Your are presently viewing material from our prior layout. If you will find our latest articles by clicking the logo. Thank you, The Sikh Foundation

The Sikh Foundation

July 2002

Dr. T. Sher Singh

T. Sher Singh is a litigation lawyer based in Guelph, Ontario.

Getting into law was the end result of a long and difficult process. He had earned a BA in English and was on the verge of completing his MA in English literature in India. But political unrest caused him and his extended family to pack up to the stability of Canada in 1971 just before his final exams. In Ontario, Singh found that despite his undergraduate degree and graduate training, he could only claim Grade 12 status. Jobs were hard to come by in those first years in Canada. He worked at odd jobs such as a newspaper carrier, security guard, laborer, and later, trouble shooter at a Toronto brokerage house. After a lot of soul-searching, feeling that his skills and potential were being wasted, he decided to pursue law, something his father had suggested many years before.

While maintaining a high average, he started the law school yearbook, was elected Legal Society president and served as business manager for The Western Law Review. One Christmas he organized the holiday celebration that coincidentally was the convergence of Christmas, Chanukah, and Gurparab, a Sikh high holiday.

He burst into national prominence in 1990 when he launched a court challenge against then Prime Minister Brian Mulroney for appointing former Nova Scotia premier John Buchanan to the Senate (Buchanan was under investigation by the RCMP for corruption at the time). He also challenged what he referred to as Mulroney’s "stacking" of the Senate by appointing eight new senators for the express purpose of pushing through controversial legislation to establish the Goods and Services Tax.Now, operating his own successful law practice in Guelph, Dr. T. Sher Singh is becoming a journalist. Even though he first started writing as a boy in India, it’s only been in the past ten years that he’s become serious. Interestingly, the first newspaper that asked him to write weekly column was the Italian-Canadian paper Corriere Canadese, which was starting an English section at the time. He is a regular columnist on current issues of The Toronto Star and The Guelph Mercury. He writes a weekly travel column for The Kitchener-Waterloo Record. He hosts a weekly talk show on Sikh issues, and he frequently appears as a commentator on radio and television on the CBC and other media outlets. Proud of his Sikh heritage, Dr. Singh is passionately Canadian. He says that coming to Canada was in many ways, like coming home. Born in Patna, in eastern India, he received his early education at a boarding school run by Irish Catholics. He says that gave him an extraordinary perspective on his own religion while opening his eyes to the west. In1997 he was one of the founding members and Chair of the Centennial Foundation. The Centennial Foundation seeks to showcase the achievements of Sikh-Canadians-a dynamic community of 300,000 individuals.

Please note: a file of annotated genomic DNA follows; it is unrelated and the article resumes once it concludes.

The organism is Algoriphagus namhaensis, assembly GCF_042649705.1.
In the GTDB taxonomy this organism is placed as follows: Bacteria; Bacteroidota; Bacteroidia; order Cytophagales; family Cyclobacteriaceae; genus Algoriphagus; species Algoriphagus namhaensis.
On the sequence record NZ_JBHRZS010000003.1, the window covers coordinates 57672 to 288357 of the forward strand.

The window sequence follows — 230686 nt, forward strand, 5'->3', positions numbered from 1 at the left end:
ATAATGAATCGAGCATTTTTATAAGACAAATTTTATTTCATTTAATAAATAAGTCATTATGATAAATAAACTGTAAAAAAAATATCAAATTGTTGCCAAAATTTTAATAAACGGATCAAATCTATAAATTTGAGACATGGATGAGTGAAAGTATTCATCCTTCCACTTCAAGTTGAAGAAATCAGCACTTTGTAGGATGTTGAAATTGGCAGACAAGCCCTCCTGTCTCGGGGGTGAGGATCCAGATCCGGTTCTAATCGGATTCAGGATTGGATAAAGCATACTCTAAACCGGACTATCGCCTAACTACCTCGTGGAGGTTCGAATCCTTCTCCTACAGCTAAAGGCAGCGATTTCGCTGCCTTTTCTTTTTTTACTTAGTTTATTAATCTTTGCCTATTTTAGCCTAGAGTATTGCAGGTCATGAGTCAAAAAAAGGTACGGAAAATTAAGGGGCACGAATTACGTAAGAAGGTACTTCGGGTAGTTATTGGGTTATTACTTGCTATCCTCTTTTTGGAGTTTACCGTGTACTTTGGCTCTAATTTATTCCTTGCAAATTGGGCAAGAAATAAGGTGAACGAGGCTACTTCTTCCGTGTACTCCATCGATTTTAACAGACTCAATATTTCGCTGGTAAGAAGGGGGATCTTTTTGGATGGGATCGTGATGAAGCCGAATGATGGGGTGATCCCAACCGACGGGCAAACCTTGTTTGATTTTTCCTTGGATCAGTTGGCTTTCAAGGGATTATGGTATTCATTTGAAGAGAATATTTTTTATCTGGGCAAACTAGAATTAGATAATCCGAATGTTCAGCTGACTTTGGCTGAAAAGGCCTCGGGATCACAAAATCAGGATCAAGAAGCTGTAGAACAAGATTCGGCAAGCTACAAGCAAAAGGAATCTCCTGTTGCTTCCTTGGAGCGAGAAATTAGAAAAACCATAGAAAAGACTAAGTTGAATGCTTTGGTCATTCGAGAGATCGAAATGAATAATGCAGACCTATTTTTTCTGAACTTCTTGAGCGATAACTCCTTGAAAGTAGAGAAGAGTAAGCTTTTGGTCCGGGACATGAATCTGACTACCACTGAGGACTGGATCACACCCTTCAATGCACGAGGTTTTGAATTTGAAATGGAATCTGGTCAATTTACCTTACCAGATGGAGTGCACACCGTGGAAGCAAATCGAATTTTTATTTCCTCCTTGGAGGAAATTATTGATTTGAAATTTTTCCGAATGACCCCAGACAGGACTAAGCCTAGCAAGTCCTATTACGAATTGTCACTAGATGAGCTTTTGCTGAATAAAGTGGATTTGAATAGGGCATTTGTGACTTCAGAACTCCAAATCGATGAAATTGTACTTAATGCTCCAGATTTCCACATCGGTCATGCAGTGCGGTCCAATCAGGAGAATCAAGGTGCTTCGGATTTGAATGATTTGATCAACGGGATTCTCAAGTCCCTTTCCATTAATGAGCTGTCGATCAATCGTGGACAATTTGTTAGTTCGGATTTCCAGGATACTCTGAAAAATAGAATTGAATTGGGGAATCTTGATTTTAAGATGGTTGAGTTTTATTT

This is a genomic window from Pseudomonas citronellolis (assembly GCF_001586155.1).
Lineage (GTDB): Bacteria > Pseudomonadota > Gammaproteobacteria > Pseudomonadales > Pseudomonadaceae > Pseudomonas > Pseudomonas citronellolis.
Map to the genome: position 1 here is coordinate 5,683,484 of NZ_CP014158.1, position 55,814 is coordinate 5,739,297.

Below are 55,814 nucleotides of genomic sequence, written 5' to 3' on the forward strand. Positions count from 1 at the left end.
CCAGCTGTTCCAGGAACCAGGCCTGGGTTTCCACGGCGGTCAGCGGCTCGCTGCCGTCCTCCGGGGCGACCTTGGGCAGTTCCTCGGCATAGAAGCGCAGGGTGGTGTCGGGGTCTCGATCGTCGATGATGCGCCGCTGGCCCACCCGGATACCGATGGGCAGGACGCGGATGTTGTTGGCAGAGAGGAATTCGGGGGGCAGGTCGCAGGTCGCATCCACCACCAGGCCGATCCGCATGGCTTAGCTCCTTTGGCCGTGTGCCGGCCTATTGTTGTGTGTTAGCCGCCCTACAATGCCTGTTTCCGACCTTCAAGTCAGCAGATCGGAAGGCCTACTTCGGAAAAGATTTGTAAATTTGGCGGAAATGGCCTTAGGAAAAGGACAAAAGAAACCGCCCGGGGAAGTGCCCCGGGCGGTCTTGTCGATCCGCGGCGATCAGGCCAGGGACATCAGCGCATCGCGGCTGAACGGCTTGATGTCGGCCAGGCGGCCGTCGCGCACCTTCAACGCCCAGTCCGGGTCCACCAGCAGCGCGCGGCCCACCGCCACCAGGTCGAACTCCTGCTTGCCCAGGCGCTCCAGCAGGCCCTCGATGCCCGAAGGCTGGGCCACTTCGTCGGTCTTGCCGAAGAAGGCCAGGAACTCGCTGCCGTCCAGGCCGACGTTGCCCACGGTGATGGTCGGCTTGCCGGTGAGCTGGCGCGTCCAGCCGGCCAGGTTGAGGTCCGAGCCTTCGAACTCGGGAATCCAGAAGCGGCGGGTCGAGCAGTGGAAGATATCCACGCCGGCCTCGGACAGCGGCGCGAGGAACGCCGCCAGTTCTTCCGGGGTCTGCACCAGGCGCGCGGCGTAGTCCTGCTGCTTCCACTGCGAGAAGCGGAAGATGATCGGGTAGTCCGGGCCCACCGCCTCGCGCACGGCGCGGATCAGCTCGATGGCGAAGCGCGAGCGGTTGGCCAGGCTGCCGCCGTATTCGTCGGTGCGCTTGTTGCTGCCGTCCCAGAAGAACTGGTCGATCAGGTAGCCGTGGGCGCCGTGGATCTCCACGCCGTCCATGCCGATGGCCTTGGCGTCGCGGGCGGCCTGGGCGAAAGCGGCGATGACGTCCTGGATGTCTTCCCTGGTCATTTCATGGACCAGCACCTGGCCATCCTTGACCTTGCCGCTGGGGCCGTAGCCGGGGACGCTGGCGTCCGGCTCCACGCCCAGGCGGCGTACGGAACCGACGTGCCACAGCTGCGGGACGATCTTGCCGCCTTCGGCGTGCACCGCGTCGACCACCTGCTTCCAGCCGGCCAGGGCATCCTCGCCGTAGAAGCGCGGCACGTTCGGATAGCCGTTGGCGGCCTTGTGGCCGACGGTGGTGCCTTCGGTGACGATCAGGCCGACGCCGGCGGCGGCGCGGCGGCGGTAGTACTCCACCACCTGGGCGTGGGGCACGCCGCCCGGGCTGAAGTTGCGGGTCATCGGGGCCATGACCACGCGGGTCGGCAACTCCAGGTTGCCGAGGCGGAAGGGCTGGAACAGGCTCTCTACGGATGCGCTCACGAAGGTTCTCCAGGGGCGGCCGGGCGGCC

In October 2001 he traveled to Rome where he helped unveil a bronze sculpture, a gift from Canadian Sikhs to the Vatican to commemorate the commencement of the Third Millennium of Christian Faith. He also served as a delegate to the Inter-religious Assembly, part of the Great Jubilee celebrations in Vatican City, and met Pope John Paul II.

In early part of year 2002 Governor General of Canada conferred the appointment of Member of the Order of Canada on T. Sher Singh. The Order of Canada recognizes people who have made a difference to the country. From local citizens to national and international personalities, all Canadians are eligible for the Order of Canada, the country's highest honor for lifetime achievement. The citation noted that T. Sher Singh, of Guelph, Ontario, "has demonstrated through his vast record of public service how a vibrant multicultural landscape serves to enrich our nation.